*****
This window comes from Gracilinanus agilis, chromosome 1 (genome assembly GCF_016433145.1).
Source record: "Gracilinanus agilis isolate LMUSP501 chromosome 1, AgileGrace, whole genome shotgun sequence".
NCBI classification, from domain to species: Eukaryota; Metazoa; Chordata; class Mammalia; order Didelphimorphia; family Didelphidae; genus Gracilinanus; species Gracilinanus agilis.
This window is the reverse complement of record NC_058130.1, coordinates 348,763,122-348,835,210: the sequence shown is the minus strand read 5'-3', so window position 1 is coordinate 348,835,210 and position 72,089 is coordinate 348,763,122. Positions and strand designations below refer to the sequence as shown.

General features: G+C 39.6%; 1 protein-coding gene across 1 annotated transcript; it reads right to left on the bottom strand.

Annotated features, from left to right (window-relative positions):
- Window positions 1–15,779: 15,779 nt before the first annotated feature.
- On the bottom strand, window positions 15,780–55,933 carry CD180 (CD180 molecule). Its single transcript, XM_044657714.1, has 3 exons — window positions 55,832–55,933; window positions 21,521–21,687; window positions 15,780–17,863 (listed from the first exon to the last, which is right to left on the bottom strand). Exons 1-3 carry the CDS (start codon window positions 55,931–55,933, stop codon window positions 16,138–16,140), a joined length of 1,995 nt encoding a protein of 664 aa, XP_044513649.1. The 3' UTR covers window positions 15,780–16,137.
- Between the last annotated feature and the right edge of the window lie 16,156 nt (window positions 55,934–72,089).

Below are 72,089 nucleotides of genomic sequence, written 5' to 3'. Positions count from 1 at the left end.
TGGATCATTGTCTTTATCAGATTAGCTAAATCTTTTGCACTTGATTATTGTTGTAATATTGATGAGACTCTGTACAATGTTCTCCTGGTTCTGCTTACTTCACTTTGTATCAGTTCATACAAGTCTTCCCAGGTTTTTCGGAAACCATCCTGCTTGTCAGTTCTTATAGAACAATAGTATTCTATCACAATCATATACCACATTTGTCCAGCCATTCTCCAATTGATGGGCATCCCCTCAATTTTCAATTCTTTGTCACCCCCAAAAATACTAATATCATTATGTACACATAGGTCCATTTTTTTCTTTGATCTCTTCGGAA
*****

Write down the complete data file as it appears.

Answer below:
This window comes from Gracilinanus agilis, chromosome 1 (genome assembly GCF_016433145.1).
Source record: "Gracilinanus agilis isolate LMUSP501 chromosome 1, AgileGrace, whole genome shotgun sequence".
NCBI classification, from domain to species: Eukaryota; Metazoa; Chordata; class Mammalia; order Didelphimorphia; family Didelphidae; genus Gracilinanus; species Gracilinanus agilis.
This window is the reverse complement of record NC_058130.1, coordinates 348,763,122-348,835,210: the sequence shown is the minus strand read 5'-3', so window position 1 is coordinate 348,835,210 and position 72,089 is coordinate 348,763,122. Positions and strand designations below refer to the sequence as shown.

General features: G+C 39.6%; 1 protein-coding gene across 1 annotated transcript; it reads right to left on the bottom strand.

Annotated features, from left to right (window-relative positions):
- Window positions 1–15,779: 15,779 nt before the first annotated feature.
- On the bottom strand, window positions 15,780–55,933 carry CD180 (CD180 molecule). Its single transcript, XM_044657714.1, has 3 exons — window positions 55,832–55,933; window positions 21,521–21,687; window positions 15,780–17,863 (listed from the first exon to the last, which is right to left on the bottom strand). Exons 1-3 carry the CDS (start codon window positions 55,931–55,933, stop codon window positions 16,138–16,140), a joined length of 1,995 nt encoding a protein of 664 aa, XP_044513649.1. The 3' UTR covers window positions 15,780–16,137.
- Between the last annotated feature and the right edge of the window lie 16,156 nt (window positions 55,934–72,089).

Below are 72,089 nucleotides of genomic sequence, written 5' to 3'. Positions count from 1 at the left end.
TGGATCATTGTCTTTATCAGATTAGCTAAATCTTTTGCACTTGATTATTGTTGTAATATTGATGAGACTCTGTACAATGTTCTCCTGGTTCTGCTTACTTCACTTTGTATCAGTTCATACAAGTCTTCCCAGGTTTTTCGGAAACCATCCTGCTTGTCAGTTCTTATAGAACAATAGTATTCTATCACAATCATATACCACATTTGTCCAGCCATTCTCCAATTGATGGGCATCCCCTCAATTTTCAATTCTTTGTCACCCCCAAAAATACTAATATCATTATGTACACATAGGTCCATTTTTTTCTTTGATCTCTTCGGAA